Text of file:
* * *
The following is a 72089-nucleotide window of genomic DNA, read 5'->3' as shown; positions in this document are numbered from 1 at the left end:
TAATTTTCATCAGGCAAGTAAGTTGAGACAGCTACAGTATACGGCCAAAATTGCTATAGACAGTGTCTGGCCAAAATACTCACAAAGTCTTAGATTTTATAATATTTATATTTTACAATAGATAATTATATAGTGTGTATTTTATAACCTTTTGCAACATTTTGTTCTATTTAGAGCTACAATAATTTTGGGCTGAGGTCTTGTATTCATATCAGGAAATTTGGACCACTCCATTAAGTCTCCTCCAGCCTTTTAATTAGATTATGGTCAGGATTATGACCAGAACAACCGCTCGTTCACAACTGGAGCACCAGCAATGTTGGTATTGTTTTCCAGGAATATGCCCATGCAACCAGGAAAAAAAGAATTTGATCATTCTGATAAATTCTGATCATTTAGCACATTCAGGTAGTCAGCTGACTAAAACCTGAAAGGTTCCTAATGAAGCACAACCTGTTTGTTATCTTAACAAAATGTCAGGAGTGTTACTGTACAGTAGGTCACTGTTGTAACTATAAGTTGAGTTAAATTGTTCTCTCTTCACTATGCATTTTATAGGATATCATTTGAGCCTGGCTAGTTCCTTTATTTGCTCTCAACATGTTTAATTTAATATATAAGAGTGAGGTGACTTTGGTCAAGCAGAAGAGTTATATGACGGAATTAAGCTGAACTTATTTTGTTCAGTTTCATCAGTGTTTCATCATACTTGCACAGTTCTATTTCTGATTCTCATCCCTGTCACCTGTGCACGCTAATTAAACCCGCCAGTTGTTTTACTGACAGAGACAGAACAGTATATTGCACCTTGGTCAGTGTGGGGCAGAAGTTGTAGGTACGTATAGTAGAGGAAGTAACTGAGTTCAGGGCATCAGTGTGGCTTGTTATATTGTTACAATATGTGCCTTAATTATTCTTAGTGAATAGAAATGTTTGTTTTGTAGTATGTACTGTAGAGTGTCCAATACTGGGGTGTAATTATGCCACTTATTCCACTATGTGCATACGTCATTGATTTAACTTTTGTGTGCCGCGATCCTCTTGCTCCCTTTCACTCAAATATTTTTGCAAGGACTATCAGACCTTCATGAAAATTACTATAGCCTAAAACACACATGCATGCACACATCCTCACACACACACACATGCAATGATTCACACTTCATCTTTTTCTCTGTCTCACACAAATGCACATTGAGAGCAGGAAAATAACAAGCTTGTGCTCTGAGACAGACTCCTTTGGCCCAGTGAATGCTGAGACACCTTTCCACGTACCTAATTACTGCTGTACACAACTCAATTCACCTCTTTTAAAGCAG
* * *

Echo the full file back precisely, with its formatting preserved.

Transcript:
The following is a 72089-nucleotide window of genomic DNA, read 5'->3' as shown; positions in this document are numbered from 1 at the left end:
TAATTTTCATCAGGCAAGTAAGTTGAGACAGCTACAGTATACGGCCAAAATTGCTATAGACAGTGTCTGGCCAAAATACTCACAAAGTCTTAGATTTTATAATATTTATATTTTACAATAGATAATTATATAGTGTGTATTTTATAACCTTTTGCAACATTTTGTTCTATTTAGAGCTACAATAATTTTGGGCTGAGGTCTTGTATTCATATCAGGAAATTTGGACCACTCCATTAAGTCTCCTCCAGCCTTTTAATTAGATTATGGTCAGGATTATGACCAGAACAACCGCTCGTTCACAACTGGAGCACCAGCAATGTTGGTATTGTTTTCCAGGAATATGCCCATGCAACCAGGAAAAAAAGAATTTGATCATTCTGATAAATTCTGATCATTTAGCACATTCAGGTAGTCAGCTGACTAAAACCTGAAAGGTTCCTAATGAAGCACAACCTGTTTGTTATCTTAACAAAATGTCAGGAGTGTTACTGTACAGTAGGTCACTGTTGTAACTATAAGTTGAGTTAAATTGTTCTCTCTTCACTATGCATTTTATAGGATATCATTTGAGCCTGGCTAGTTCCTTTATTTGCTCTCAACATGTTTAATTTAATATATAAGAGTGAGGTGACTTTGGTCAAGCAGAAGAGTTATATGACGGAATTAAGCTGAACTTATTTTGTTCAGTTTCATCAGTGTTTCATCATACTTGCACAGTTCTATTTCTGATTCTCATCCCTGTCACCTGTGCACGCTAATTAAACCCGCCAGTTGTTTTACTGACAGAGACAGAACAGTATATTGCACCTTGGTCAGTGTGGGGCAGAAGTTGTAGGTACGTATAGTAGAGGAAGTAACTGAGTTCAGGGCATCAGTGTGGCTTGTTATATTGTTACAATATGTGCCTTAATTATTCTTAGTGAATAGAAATGTTTGTTTTGTAGTATGTACTGTAGAGTGTCCAATACTGGGGTGTAATTATGCCACTTATTCCACTATGTGCATACGTCATTGATTTAACTTTTGTGTGCCGCGATCCTCTTGCTCCCTTTCACTCAAATATTTTTGCAAGGACTATCAGACCTTCATGAAAATTACTATAGCCTAAAACACACATGCATGCACACATCCTCACACACACACACATGCAATGATTCACACTTCATCTTTTTCTCTGTCTCACACAAATGCACATTGAGAGCAGGAAAATAACAAGCTTGTGCTCTGAGACAGACTCCTTTGGCCCAGTGAATGCTGAGACACCTTTCCACGTACCTAATTACTGCTGTACACAACTCAATTCACCTCTTTTAAAGCAG